It’s 4 July 2014 and six adults with Down’s syndrome from across the UK are proudly holding certificates above their heads and congratulating each other on an amazing four weeks. These six people, all regular participants in football sessions with DSActive, three from Cardiff City DSActive Bluebirds, two from QPR Tiger Cubs and one from Fulham Badgers, have just completed their FA Level One Certificate in Coaching Football. The course, which was the first coaching course adapted specifically for the needs of people with Down’s syndrome was delivered by experienced tutors from the Birmingham FA in Oldbury. Click below to read the full article!
Connecting employers and employees with Down’s Syndrome
WorkFit is a service which turns the ‘supported employment’ concept on its head. It’s a tailored service dedicated to training employers about the Down’s syndrome learning profile. Finding the right employment opportunities, for the right people.
Supported employment is not an end destination but a stepping stone in a career pathway. The DSA want to move away from the concept of ‘giving people something to do’ to an approach which progresses employees towards new outcomes, through training, confidence building and skills development.
We currently have two WorkFit Volunteering Opportunities.
Role: Employment Project Volunteer
Where: Teddington Office
When: Up to 4 hours per week
Ideal time commitment: Minimum 6 months commitment
Your responsibilities: As an Employment Project volunteer you will provide project admin support in the development of employment opportunities for people with Down’s syndrome. You will be responsible for maintaining the database of local supportive employers, local provisions/ agencies and statutory organisations.
What you will gain from the role : You will gain an in-sight into the charity sector with hands on experience of project management. This is an opportunity for a graduate or person to develop experience volunteering for a national charity and make a difference to our organisation.
Your skills: Computer literacy: Microsoft Office Suite. Meticulous eye for detail. Good organisational skills. Flexibility and ability to work unsupervised.
Your personal qualities: Commitment to equality of people with Down’s syndrome. Excellent oral and written skills. Interests in the charity sector and building relevant experience within project management.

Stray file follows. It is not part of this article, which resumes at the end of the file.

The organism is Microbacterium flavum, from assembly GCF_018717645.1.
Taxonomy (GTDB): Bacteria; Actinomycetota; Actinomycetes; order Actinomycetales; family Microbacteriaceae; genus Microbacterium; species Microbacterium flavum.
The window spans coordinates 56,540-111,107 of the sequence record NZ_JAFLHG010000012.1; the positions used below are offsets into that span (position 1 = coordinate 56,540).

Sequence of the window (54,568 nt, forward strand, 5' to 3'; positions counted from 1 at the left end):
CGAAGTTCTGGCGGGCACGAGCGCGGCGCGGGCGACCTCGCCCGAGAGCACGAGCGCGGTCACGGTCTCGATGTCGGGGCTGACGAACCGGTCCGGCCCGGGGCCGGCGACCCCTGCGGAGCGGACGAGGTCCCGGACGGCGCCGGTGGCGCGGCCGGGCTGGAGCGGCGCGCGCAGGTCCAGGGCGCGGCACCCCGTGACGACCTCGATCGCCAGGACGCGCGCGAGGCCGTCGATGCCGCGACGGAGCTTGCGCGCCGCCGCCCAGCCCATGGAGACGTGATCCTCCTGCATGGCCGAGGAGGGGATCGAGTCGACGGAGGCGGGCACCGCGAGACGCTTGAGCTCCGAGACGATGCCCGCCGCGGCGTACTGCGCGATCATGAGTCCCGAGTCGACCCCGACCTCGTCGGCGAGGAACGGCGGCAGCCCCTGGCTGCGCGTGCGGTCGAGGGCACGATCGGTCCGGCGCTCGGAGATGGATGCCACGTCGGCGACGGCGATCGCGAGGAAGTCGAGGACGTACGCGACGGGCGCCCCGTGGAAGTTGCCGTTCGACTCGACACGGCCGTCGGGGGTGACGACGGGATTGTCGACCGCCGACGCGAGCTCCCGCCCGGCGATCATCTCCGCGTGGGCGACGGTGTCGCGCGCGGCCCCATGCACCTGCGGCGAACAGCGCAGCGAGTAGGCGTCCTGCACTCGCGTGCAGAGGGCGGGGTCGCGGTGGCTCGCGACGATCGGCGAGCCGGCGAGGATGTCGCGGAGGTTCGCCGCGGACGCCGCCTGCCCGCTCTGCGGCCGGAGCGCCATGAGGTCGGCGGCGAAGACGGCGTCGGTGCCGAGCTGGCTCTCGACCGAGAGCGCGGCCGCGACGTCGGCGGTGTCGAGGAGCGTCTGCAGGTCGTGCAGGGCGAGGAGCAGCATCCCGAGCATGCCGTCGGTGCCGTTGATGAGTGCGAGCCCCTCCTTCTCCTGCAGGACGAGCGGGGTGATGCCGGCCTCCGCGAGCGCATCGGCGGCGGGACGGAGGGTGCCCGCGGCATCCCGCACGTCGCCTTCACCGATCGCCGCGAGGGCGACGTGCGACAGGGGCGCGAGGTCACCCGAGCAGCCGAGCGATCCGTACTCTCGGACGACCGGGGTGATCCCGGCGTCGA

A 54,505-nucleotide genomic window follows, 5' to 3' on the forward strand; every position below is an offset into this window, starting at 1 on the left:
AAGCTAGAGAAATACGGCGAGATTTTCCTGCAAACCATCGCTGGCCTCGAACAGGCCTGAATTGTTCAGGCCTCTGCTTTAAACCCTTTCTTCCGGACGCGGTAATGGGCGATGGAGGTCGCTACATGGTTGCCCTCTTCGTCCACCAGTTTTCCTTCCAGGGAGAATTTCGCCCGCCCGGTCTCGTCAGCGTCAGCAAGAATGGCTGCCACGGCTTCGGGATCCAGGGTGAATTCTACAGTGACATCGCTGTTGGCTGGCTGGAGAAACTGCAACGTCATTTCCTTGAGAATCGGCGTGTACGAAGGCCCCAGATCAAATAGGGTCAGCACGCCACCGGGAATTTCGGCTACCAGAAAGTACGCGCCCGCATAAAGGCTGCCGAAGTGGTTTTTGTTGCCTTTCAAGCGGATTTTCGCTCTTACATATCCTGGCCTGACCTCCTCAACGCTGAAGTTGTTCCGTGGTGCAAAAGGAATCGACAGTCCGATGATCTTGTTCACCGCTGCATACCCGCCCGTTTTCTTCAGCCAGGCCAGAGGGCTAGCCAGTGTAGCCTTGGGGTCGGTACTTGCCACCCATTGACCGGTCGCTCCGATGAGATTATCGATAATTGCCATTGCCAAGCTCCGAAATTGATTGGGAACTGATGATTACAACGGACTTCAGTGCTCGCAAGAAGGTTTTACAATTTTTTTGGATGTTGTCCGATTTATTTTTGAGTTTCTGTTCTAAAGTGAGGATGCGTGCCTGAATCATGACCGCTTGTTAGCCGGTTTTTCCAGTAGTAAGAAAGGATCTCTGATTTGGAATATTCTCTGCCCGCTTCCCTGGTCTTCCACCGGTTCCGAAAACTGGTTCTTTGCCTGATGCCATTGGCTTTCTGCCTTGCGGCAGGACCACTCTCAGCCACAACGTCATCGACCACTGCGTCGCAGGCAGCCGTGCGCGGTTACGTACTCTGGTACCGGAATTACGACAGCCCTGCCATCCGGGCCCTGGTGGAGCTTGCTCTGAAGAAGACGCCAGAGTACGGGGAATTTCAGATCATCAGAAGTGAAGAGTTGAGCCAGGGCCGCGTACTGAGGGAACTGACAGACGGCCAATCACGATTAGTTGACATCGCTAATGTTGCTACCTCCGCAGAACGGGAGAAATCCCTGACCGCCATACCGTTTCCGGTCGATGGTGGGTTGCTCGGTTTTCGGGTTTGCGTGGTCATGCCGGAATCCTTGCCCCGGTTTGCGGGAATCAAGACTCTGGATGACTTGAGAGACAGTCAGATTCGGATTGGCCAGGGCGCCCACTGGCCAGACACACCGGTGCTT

Role: Volunteer Website Editor
Where: Teddington Office / Home Base
When: Initially to come to the office for 1 to 2 hours a week but later the work could be done at home
Ideal time commitment: Minimum 6 months commitment
Your responsibilities: As a Website Editor you will play an important part in improving our online content in order to provide up to date information to our key stakeholders. You will be required to update our website on a weekly basis and provide reports and recommendations on the website activity.
What you will gain from the role: You will gain an in-sight into the charity sector with hands on experience of on-line marketing, reporting and analysing digital activity using Google Analytics. This is an opportunity for a graduate or person to develop experience volunteering for a national charity and make a difference to our organisation.
Your skills: Good IT skills and able to work on websites. Excellent writing styles, with a meticulous eye for detail. Flexibility and ability to work unsupervised.
Your personal qualities: Commitment to equality of people with Down’s syndrome. Interests in the charity sector and building relevant experience within digital marketing.
How to apply
Please complete our Volunteer Application Form and send to Veronica Mulenga, Employment Development Manager at Veronica.Mulenga@downs-syndrome.org.uk
Graeme Card, BSc, FCIPS, MCMI.
The Capital to Coast is an annual event in my calendar and 2014 would have been my 10th year. I’ve been joined by many riders over the years, but the usual crew of Chris Phil and Mike have been stalwarts throughout. Over the years, we’ve had a few incidents – got drenched one year, Mike got us lost, Phil launched himself over his handlebars, and Chris toppled over on his bike. But I’ve had an easy time of it.